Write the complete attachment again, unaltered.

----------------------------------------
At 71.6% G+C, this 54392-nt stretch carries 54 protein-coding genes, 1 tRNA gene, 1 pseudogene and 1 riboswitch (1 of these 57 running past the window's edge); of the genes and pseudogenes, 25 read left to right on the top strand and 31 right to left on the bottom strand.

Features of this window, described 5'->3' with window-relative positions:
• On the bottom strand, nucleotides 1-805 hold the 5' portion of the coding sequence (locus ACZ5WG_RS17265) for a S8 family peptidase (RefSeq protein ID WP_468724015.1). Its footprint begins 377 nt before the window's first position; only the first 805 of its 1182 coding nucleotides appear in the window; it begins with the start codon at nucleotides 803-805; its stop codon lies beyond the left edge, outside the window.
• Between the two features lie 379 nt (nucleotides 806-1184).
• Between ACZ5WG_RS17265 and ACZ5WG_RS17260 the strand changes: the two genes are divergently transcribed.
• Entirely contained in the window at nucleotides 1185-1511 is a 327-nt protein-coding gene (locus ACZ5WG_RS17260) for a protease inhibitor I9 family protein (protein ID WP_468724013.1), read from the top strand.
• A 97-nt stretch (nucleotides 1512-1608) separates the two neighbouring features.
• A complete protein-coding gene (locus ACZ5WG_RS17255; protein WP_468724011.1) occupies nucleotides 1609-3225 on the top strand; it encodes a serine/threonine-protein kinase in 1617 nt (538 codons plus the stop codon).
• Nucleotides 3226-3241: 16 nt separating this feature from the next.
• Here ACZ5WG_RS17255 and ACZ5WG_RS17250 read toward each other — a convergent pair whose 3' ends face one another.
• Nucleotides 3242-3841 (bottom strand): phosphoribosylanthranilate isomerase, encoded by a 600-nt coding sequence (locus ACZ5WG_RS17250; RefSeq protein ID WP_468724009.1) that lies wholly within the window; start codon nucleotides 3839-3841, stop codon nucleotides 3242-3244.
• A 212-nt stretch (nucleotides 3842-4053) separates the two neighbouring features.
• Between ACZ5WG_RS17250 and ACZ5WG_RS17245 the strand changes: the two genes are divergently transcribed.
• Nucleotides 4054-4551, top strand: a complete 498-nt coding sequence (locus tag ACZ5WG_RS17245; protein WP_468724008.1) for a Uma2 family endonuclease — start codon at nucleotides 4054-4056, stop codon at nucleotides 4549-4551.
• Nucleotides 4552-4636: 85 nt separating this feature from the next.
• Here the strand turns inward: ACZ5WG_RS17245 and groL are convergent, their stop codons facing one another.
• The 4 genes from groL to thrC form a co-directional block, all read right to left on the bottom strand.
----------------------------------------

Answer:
At 71.6% G+C, this 54392-nt stretch carries 54 protein-coding genes, 1 tRNA gene, 1 pseudogene and 1 riboswitch (1 of these 57 running past the window's edge); of the genes and pseudogenes, 25 read left to right on the top strand and 31 right to left on the bottom strand.

Features of this window, described 5'->3' with window-relative positions:
• On the bottom strand, nucleotides 1-805 hold the 5' portion of the coding sequence (locus ACZ5WG_RS17265) for a S8 family peptidase (RefSeq protein ID WP_468724015.1). Its footprint begins 377 nt before the window's first position; only the first 805 of its 1182 coding nucleotides appear in the window; it begins with the start codon at nucleotides 803-805; its stop codon lies beyond the left edge, outside the window.
• Between the two features lie 379 nt (nucleotides 806-1184).
• Between ACZ5WG_RS17265 and ACZ5WG_RS17260 the strand changes: the two genes are divergently transcribed.
• Entirely contained in the window at nucleotides 1185-1511 is a 327-nt protein-coding gene (locus ACZ5WG_RS17260) for a protease inhibitor I9 family protein (protein ID WP_468724013.1), read from the top strand.
• A 97-nt stretch (nucleotides 1512-1608) separates the two neighbouring features.
• A complete protein-coding gene (locus ACZ5WG_RS17255; protein WP_468724011.1) occupies nucleotides 1609-3225 on the top strand; it encodes a serine/threonine-protein kinase in 1617 nt (538 codons plus the stop codon).
• Nucleotides 3226-3241: 16 nt separating this feature from the next.
• Here ACZ5WG_RS17255 and ACZ5WG_RS17250 read toward each other — a convergent pair whose 3' ends face one another.
• Nucleotides 3242-3841 (bottom strand): phosphoribosylanthranilate isomerase, encoded by a 600-nt coding sequence (locus ACZ5WG_RS17250; RefSeq protein ID WP_468724009.1) that lies wholly within the window; start codon nucleotides 3839-3841, stop codon nucleotides 3242-3244.
• A 212-nt stretch (nucleotides 3842-4053) separates the two neighbouring features.
• Between ACZ5WG_RS17250 and ACZ5WG_RS17245 the strand changes: the two genes are divergently transcribed.
• Nucleotides 4054-4551, top strand: a complete 498-nt coding sequence (locus tag ACZ5WG_RS17245; protein WP_468724008.1) for a Uma2 family endonuclease — start codon at nucleotides 4054-4056, stop codon at nucleotides 4549-4551.
• Nucleotides 4552-4636: 85 nt separating this feature from the next.
• Here the strand turns inward: ACZ5WG_RS17245 and groL are convergent, their stop codons facing one another.
• The 4 genes from groL to thrC form a co-directional block, all read right to left on the bottom strand.